- Higher performance.
- Promotes innovation and creativity.
- Workers are rewarded for achievements.
- It encourages employees to establish new skills and competencies.
- Individuals may be inspired by the work of their peers.
- Leads the company towards a position of greater relevance in the market.
- Competitiveness can give the employee a dose of drive and motivation.
How to make the competitive work environment effective
There’s a very interesting study published in the Journal of Experimental Social Psychology that invites us to reflect on the effectiveness of competitive work environments. Many times, in order to be successful, we must surpass those who helped us at some point; those same colleagues who facilitated our skills and development. They’re common experiences that happen almost every day.
For these dynamics to occur without conflict, companies need to take care of their promotion and competitiveness mechanisms. Companies are responsible for creating a climate where employees can compete in the best circumstances. Let’s see what the keys are:
- Value employees.
- Reward their efforts.
- Offer strategies to manage stress.
- Don’t underestimate those who show less competitiveness.
- Combine objectives based on cooperation with competitiveness.
- Give the appropriate mechanisms so that employees can progress.
- Inform employees of the company’s competitive policies and culture.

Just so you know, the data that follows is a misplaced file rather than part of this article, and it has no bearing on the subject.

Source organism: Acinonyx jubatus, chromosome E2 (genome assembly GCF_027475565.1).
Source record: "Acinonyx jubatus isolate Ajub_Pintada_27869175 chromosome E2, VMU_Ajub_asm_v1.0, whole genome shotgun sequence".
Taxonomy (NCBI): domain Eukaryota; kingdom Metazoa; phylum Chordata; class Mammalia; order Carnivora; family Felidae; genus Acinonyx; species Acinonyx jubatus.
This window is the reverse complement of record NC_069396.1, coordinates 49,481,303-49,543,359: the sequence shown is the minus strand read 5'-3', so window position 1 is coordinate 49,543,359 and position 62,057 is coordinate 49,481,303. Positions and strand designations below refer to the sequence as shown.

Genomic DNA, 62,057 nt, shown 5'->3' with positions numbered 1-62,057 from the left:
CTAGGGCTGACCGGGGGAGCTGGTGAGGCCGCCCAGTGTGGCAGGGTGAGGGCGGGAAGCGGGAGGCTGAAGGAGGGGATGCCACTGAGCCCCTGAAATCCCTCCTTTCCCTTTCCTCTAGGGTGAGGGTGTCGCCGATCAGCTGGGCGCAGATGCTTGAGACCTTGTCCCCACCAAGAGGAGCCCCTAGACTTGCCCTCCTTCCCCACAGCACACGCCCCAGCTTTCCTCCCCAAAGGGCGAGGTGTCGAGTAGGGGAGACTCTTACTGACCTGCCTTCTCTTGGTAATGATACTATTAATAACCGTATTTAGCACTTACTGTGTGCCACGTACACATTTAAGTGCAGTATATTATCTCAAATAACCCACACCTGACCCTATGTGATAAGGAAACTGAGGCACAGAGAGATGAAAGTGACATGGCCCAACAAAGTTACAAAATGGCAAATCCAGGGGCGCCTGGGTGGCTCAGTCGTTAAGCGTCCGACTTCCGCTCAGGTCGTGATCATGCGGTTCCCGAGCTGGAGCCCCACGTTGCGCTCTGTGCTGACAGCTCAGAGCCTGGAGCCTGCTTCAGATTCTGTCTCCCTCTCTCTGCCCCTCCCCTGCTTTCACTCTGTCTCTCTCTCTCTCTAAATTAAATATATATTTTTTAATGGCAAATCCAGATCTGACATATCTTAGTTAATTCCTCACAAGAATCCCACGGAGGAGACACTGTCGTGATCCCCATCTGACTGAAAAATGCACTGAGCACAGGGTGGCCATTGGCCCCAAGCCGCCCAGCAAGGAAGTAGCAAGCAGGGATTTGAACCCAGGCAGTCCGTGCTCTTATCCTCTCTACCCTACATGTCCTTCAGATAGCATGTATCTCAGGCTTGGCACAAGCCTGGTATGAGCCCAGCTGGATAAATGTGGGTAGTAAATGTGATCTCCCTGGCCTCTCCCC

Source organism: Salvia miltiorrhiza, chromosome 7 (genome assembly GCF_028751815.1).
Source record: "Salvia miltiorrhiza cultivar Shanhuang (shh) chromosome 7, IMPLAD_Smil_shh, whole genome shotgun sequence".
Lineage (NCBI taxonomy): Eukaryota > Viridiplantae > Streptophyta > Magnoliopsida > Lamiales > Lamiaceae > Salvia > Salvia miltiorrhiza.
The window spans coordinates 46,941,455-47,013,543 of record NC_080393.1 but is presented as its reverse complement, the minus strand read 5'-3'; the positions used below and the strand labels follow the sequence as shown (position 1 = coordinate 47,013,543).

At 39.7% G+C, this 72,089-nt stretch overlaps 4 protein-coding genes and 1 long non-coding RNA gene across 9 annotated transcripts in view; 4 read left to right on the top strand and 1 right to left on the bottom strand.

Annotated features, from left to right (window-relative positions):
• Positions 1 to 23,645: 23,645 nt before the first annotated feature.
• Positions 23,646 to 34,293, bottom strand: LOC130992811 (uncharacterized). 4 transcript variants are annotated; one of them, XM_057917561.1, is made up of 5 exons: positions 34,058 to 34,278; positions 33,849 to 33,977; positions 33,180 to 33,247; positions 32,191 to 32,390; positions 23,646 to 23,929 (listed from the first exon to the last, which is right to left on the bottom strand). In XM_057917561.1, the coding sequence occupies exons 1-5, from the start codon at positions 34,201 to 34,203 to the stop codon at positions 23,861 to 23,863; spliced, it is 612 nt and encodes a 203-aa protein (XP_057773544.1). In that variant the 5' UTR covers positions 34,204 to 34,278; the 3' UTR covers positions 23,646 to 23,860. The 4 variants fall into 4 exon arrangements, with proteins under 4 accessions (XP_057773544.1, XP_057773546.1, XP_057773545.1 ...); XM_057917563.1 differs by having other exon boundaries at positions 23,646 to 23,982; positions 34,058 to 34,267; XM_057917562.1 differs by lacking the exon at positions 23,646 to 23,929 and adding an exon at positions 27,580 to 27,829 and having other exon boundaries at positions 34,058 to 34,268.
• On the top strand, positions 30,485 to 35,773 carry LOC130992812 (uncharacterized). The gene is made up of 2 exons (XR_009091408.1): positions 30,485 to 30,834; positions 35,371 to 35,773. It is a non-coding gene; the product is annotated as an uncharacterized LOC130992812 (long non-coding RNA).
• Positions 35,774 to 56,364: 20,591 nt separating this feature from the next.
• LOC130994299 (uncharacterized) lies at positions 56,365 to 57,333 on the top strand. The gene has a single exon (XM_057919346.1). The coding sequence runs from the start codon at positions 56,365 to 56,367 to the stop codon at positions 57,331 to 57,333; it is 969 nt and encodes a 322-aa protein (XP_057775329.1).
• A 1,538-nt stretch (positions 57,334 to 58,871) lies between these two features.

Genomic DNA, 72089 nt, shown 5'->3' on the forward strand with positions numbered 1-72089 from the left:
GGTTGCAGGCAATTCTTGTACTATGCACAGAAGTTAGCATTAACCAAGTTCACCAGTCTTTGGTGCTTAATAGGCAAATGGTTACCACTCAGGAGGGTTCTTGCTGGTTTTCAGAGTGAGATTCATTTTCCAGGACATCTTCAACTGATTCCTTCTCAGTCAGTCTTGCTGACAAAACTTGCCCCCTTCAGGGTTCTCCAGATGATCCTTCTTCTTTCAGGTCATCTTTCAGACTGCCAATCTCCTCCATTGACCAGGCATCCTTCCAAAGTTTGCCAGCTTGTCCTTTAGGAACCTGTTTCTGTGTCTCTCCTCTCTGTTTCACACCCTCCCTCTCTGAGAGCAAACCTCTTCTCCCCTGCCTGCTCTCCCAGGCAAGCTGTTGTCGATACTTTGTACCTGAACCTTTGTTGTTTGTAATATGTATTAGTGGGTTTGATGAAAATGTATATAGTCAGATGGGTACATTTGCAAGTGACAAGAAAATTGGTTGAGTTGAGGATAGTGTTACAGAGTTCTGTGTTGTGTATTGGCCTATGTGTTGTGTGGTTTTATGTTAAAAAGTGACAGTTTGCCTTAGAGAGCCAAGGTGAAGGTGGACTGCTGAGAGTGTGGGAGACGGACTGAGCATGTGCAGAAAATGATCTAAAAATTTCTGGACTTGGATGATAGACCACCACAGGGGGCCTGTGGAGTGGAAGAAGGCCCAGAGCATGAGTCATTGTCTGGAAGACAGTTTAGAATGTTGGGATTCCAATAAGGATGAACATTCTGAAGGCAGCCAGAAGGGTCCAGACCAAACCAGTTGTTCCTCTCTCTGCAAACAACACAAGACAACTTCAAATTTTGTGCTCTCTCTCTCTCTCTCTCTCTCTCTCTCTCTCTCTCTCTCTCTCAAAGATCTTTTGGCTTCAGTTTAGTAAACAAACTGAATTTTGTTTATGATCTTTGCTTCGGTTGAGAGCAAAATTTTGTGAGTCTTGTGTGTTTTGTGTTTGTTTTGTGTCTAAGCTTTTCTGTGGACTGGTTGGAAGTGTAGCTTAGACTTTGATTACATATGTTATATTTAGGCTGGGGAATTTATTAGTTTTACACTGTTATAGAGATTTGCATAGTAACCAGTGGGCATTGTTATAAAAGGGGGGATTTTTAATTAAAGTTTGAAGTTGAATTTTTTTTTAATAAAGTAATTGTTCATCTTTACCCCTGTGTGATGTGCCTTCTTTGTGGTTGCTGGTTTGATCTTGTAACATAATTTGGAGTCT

- Foster a group culture and not just individual competitiveness.
When is a competitive work environment not effective?
A competitive work environment doesn’t work in those organizations sustained in a ruthless culture oriented only to the achievement of objectives. When productivity is prioritized and the conditions and well-being of the employee are overlooked, problems arise. As we well know, this is a dynamic that appears in a good part of the working world.
Some examples of circumstances in which this approach isn’t suitable are those that we’ll list below:
- The work environment is stressful and very demanding.
- Not everyone is comfortable in competitive settings.
- The company lacks clear work mechanisms and good organization.
- The employee is perceived as a worthless and replaceable piece of the organization.
- Competitiveness isn’t effective if workers perceive each other as rivals.
- It’s also not effective when competing just to keep the job, without any other reward.
- If the achievement of objectives is prioritized over the mental health of the employee, it’s not useful either.
What are the effects of a highly competitive work environment?
One of the main effects of a highly competitive organizational environment is interrelational conflict. The National Institute for Occupational Health in Oslo published a very enlightening analysis on the subject. These problems caused between co-workers due to competitiveness often lead to sick leave. In addition, the following consequences are possible:
- Stress and anxiety appear.
- There may be dishonest or unethical conduct.
- Workplace bullying dynamics can arise between colleagues.
- High competitiveness may reduce productivity and innovation.
- Sometimes, competitiveness translates into conformism. There are many who, due to their personality, avoid these dynamics and prefer to skip this type of challenge by doing the bare minimum.
There are people who compete with themselves, who need to improve themselves every day and show how far they can go.
You may also want to read: Aggressive Competitive People